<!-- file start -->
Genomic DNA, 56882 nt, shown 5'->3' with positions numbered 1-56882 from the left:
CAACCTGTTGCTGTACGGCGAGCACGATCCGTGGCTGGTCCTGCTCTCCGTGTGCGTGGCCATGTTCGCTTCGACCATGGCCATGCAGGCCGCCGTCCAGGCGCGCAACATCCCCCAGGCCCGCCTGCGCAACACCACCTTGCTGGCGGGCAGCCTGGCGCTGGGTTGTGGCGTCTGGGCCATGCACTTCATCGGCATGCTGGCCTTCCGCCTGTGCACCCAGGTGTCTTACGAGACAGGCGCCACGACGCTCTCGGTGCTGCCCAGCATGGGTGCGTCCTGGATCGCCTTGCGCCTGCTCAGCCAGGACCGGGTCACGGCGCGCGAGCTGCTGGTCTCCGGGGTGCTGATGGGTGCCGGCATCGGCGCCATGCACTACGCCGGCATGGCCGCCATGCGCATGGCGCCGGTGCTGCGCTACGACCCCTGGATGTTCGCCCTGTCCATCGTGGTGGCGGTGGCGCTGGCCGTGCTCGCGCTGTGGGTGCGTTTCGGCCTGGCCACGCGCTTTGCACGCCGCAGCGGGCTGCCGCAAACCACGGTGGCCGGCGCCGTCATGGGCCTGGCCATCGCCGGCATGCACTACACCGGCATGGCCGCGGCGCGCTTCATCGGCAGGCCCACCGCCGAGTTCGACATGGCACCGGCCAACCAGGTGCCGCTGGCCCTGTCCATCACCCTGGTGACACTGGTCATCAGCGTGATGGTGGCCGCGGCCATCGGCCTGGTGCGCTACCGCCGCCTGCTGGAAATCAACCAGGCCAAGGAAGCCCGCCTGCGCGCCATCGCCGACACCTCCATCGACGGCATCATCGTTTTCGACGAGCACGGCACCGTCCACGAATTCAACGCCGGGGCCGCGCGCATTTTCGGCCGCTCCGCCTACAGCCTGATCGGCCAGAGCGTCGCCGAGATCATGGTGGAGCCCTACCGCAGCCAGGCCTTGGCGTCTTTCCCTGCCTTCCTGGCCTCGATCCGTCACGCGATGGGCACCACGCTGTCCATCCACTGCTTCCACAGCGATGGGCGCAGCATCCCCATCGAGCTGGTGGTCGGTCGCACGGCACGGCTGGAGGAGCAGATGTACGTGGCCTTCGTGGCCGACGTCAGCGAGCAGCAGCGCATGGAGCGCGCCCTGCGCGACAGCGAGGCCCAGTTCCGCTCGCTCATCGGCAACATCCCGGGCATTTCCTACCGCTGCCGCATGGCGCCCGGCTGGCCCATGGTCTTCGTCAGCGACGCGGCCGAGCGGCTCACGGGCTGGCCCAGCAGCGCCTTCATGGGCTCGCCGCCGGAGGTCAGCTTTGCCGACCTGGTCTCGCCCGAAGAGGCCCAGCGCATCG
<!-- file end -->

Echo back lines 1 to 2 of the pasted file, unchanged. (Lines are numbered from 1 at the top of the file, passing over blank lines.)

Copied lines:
Genomic DNA, 56882 nt, shown 5'->3' with positions numbered 1-56882 from the left:
CAACCTGTTGCTGTACGGCGAGCACGATCCGTGGCTGGTCCTGCTCTCCGTGTGCGTGGCCATGTTCGCTTCGACCATGGCCATGCAGGCCGCCGTCCAGGCGCGCAACATCCCCCAGGCCCGCCTGCGCAACACCACCTTGCTGGCGGGCAGCCTGGCGCTGGGTTGTGGCGTCTGGGCCATGCACTTCATCGGCATGCTGGCCTTCCGCCTGTGCACCCAGGTGTCTTACGAGACAGGCGCCACGACGCTCTCGGTGCTGCCCAGCATGGGTGCGTCCTGGATCGCCTTGCGCCTGCTCAGCCAGGACCGGGTCACGGCGCGCGAGCTGCTGGTCTCCGGGGTGCTGATGGGTGCCGGCATCGGCGCCATGCACTACGCCGGCATGGCCGCCATGCGCATGGCGCCGGTGCTGCGCTACGACCCCTGGATGTTCGCCCTGTCCATCGTGGTGGCGGTGGCGCTGGCCGTGCTCGCGCTGTGGGTGCGTTTCGGCCTGGCCACGCGCTTTGCACGCCGCAGCGGGCTGCCGCAAACCACGGTGGCCGGCGCCGTCATGGGCCTGGCCATCGCCGGCATGCACTACACCGGCATGGCCGCGGCGCGCTTCATCGGCAGGCCCACCGCCGAGTTCGACATGGCACCGGCCAACCAGGTGCCGCTGGCCCTGTCCATCACCCTGGTGACACTGGTCATCAGCGTGATGGTGGCCGCGGCCATCGGCCTGGTGCGCTACCGCCGCCTGCTGGAAATCAACCAGGCCAAGGAAGCCCGCCTGCGCGCCATCGCCGACACCTCCATCGACGGCATCATCGTTTTCGACGAGCACGGCACCGTCCACGAATTCAACGCCGGGGCCGCGCGCATTTTCGGCCGCTCCGCCTACAGCCTGATCGGCCAGAGCGTCGCCGAGATCATGGTGGAGCCCTACCGCAGCCAGGCCTTGGCGTCTTTCCCTGCCTTCCTGGCCTCGATCCGTCACGCGATGGGCACCACGCTGTCCATCCACTGCTTCCACAGCGATGGGCGCAGCATCCCCATCGAGCTGGTGGTCGGTCGCACGGCACGGCTGGAGGAGCAGATGTACGTGGCCTTCGTGGCCGACGTCAGCGAGCAGCAGCGCATGGAGCGCGCCCTGCGCGACAGCGAGGCCCAGTTCCGCTCGCTCATCGGCAACATCCCGGGCATTTCCTACCGCTGCCGCATGGCGCCCGGCTGGCCCATGGTCTTCGTCAGCGACGCGGCCGAGCGGCTCACGGGCTGGCCCAGCAGCGCCTTCATGGGCTCGCCGCCGGAGGTCAGCTTTGCCGACCTGGTCTCGCCCGAAGAGGCCCAGCGCATCG